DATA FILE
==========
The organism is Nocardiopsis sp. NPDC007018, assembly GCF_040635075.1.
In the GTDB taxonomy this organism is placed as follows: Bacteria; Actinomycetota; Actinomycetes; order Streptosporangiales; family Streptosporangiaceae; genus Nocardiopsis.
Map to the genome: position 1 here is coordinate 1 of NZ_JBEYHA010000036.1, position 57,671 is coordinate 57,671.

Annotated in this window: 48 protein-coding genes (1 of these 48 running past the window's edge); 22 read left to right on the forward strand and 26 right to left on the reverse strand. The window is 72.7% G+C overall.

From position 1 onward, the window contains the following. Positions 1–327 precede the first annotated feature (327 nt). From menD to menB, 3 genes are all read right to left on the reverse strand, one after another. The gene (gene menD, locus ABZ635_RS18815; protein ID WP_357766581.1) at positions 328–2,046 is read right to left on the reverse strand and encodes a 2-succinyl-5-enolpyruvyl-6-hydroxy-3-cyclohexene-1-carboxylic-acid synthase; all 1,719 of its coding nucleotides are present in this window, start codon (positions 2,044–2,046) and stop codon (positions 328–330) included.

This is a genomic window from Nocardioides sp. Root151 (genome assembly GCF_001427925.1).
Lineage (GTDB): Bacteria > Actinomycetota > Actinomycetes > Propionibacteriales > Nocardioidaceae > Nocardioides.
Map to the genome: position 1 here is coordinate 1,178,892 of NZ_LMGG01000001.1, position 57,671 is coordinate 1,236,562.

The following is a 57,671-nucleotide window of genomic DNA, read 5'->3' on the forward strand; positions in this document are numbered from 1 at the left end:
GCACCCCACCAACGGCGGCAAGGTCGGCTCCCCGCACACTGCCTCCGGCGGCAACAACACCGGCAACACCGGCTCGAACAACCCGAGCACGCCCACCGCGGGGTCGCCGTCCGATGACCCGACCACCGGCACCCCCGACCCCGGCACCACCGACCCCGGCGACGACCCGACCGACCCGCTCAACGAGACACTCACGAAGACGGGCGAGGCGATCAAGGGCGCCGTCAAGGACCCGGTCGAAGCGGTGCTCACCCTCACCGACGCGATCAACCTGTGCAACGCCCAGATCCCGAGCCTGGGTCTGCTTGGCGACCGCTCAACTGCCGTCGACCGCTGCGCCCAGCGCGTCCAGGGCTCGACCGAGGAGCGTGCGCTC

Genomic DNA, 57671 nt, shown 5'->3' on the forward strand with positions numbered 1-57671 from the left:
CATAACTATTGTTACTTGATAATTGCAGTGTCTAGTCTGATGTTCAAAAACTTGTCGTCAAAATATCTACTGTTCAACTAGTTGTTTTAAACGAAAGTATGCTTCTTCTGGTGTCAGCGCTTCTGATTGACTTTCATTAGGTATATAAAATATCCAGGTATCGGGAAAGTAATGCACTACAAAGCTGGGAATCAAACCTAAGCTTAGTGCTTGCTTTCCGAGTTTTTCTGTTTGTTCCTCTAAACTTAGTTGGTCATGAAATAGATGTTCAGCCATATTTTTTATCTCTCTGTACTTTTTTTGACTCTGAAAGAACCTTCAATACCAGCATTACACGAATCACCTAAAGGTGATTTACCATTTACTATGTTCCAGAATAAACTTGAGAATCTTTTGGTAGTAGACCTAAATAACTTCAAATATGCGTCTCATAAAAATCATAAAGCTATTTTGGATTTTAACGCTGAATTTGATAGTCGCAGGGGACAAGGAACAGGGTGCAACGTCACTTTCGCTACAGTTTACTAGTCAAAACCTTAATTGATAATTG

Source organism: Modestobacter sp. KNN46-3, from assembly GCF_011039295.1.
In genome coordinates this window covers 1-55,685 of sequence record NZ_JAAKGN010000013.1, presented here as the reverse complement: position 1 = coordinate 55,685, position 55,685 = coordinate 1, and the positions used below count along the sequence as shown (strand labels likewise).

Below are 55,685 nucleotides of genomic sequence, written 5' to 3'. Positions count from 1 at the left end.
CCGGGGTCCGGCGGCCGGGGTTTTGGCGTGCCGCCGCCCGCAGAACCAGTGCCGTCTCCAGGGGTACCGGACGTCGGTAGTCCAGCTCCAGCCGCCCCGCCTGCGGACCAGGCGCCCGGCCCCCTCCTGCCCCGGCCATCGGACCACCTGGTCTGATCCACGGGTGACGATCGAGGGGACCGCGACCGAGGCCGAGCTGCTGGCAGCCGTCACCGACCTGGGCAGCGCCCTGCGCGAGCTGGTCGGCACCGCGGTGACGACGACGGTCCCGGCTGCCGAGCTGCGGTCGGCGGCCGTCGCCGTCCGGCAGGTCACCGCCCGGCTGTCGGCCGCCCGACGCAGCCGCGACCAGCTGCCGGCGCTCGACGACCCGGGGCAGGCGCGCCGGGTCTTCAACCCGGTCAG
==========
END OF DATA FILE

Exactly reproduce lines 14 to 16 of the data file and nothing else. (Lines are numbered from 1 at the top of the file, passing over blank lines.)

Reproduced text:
In genome coordinates this window covers 1-55,685 of sequence record NZ_JAAKGN010000013.1, presented here as the reverse complement: position 1 = coordinate 55,685, position 55,685 = coordinate 1, and the positions used below count along the sequence as shown (strand labels likewise).

Below are 55,685 nucleotides of genomic sequence, written 5' to 3'. Positions count from 1 at the left end.
CCGGGGTCCGGCGGCCGGGGTTTTGGCGTGCCGCCGCCCGCAGAACCAGTGCCGTCTCCAGGGGTACCGGACGTCGGTAGTCCAGCTCCAGCCGCCCCGCCTGCGGACCAGGCGCCCGGCCCCCTCCTGCCCCGGCCATCGGACCACCTGGTCTGATCCACGGGTGACGATCGAGGGGACCGCGACCGAGGCCGAGCTGCTGGCAGCCGTCACCGACCTGGGCAGCGCCCTGCGCGAGCTGGTCGGCACCGCGGTGACGACGACGGTCCCGGCTGCCGAGCTGCGGTCGGCGGCCGTCGCCGTCCGGCAGGTCACCGCCCGGCTGTCGGCCGCCCGACGCAGCCGCGACCAGCTGCCGGCGCTCGACGACCCGGGGCAGGCGCGCCGGGTCTTCAACCCGGTCAG